One April evening in Kathmandu, Nepal the Wong family’s 2 dogs began to bark, alerting them to the presence of a meter and a half long black spitting cobra in the backyard.
“We tried to stop our dogs from attacking the cobra and grabbed garden tools to intercept,” said Wong Ji Siang, the family’s 25-year-old son.
“By the time we got the tools, the snake was already half dead and my dog had venom in her eyes.”
Yeogi , the family’s six-year-old female mongrel, was struck in her right eye with the snake’s venom, which led to swelling and secretion of pus. Their other mongrel, Kumar, was unharmed. The Wongs took Yeogi to the vet and the dog has since regained most of her eyesight.
A family living near a hill along Carmichael Road, says that the incident was not the first of its kind.
Just the previous morning their dogs had encountered a snake of the same species. They killed it before any harm was done. Creatures have entered the home on numerous occasions.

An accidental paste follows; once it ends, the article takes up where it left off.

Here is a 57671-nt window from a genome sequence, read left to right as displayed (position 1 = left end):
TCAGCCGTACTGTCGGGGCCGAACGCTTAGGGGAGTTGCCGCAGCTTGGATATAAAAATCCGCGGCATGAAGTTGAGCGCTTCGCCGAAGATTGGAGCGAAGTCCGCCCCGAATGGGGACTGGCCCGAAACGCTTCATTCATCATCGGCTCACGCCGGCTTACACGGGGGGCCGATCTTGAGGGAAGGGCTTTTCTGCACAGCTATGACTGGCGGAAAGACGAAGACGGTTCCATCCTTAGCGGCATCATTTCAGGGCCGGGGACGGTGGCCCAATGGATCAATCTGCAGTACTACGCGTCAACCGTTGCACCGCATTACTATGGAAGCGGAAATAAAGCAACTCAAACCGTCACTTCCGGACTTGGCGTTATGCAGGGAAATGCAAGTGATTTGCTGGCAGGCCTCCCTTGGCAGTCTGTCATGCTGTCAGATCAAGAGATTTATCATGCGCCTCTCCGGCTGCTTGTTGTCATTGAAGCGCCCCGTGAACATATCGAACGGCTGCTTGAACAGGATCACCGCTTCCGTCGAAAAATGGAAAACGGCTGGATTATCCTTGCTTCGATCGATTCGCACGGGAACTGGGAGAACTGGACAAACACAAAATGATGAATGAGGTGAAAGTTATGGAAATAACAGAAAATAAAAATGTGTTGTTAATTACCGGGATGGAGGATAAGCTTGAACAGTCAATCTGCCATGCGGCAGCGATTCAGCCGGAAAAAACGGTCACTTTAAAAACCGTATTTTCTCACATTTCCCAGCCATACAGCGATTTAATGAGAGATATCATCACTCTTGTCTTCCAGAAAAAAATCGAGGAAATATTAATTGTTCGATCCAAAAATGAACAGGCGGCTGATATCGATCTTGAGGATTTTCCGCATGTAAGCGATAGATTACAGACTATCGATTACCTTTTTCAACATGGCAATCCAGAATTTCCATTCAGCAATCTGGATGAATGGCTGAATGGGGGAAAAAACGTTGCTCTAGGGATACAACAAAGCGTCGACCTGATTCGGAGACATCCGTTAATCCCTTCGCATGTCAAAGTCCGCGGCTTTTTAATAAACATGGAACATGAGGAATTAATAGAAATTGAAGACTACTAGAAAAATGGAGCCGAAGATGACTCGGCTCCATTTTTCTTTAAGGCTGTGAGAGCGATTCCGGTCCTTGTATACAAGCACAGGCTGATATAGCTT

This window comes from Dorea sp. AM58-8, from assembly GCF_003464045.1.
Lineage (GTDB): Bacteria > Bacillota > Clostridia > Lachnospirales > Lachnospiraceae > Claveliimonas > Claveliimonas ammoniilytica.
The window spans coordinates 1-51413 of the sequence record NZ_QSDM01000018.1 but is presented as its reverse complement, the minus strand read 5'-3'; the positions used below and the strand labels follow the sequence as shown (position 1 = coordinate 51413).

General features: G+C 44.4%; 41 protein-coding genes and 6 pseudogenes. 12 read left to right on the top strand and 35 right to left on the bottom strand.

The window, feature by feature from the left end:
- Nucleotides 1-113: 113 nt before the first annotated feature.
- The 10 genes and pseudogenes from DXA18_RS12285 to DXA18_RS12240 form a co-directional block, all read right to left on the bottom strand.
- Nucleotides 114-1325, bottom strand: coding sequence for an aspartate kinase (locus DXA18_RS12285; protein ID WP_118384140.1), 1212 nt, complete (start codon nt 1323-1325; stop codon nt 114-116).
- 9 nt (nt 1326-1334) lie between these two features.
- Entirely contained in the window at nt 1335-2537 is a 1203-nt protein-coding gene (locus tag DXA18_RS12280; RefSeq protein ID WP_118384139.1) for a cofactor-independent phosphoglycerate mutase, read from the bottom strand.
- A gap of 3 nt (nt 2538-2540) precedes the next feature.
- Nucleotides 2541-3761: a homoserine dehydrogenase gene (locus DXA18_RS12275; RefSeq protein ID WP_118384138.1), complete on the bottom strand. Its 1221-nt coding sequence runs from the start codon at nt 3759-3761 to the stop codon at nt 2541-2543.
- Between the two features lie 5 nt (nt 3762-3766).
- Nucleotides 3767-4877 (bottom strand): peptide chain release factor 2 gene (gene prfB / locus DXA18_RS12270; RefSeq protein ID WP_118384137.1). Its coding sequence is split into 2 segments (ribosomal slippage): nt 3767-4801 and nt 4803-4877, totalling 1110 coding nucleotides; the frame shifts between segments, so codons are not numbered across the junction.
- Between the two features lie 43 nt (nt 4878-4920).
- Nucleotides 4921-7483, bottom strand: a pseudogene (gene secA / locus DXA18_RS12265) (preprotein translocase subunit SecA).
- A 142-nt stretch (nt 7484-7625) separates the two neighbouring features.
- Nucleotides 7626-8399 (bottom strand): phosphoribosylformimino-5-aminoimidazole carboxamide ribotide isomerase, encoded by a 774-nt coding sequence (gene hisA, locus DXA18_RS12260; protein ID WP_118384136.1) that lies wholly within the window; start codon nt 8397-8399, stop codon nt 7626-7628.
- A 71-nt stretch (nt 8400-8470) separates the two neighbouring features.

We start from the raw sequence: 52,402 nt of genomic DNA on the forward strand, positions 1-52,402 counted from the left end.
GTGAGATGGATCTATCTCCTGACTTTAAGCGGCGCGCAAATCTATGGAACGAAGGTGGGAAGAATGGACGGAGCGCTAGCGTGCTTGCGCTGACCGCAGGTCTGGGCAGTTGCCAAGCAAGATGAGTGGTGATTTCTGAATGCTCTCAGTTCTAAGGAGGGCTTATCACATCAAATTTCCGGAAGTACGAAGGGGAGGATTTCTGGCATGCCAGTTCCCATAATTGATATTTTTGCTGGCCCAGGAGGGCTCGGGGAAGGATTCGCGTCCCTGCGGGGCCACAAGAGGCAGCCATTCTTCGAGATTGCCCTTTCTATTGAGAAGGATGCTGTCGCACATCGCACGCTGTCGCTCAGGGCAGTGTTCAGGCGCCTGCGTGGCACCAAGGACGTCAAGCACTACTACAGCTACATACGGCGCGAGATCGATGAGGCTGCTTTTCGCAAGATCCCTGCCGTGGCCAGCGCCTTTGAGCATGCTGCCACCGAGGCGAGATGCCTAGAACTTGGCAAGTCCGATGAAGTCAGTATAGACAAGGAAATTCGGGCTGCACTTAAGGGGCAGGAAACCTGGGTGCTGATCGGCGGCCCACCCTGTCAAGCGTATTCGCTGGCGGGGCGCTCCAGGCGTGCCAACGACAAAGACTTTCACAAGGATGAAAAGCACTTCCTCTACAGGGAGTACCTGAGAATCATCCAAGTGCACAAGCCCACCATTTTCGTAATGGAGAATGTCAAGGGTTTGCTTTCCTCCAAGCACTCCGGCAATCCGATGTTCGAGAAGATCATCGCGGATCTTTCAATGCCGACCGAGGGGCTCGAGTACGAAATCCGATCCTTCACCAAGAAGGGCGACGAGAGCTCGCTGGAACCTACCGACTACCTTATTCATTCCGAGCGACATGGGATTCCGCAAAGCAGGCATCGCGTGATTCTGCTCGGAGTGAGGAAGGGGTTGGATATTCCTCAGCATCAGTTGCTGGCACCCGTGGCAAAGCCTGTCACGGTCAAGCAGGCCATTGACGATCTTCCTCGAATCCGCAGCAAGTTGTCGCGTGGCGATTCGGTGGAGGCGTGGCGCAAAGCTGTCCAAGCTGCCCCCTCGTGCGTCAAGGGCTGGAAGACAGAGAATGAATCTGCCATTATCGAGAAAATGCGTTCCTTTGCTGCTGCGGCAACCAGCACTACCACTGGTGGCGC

When asked how residents should approach a snake or other creatures that enter their home, Anbarasi Boopal, deputy chief executive of Animal Concerns Research and Education Society (ACRES), said that residents should call the ACRES hotline for help.
A description of the snake or other creature is requested before further help can be provided. If the snake happens to be solid black with no patterns, I might likely be a cobra and people are asked to keep at least a 2 meter distance at all times.
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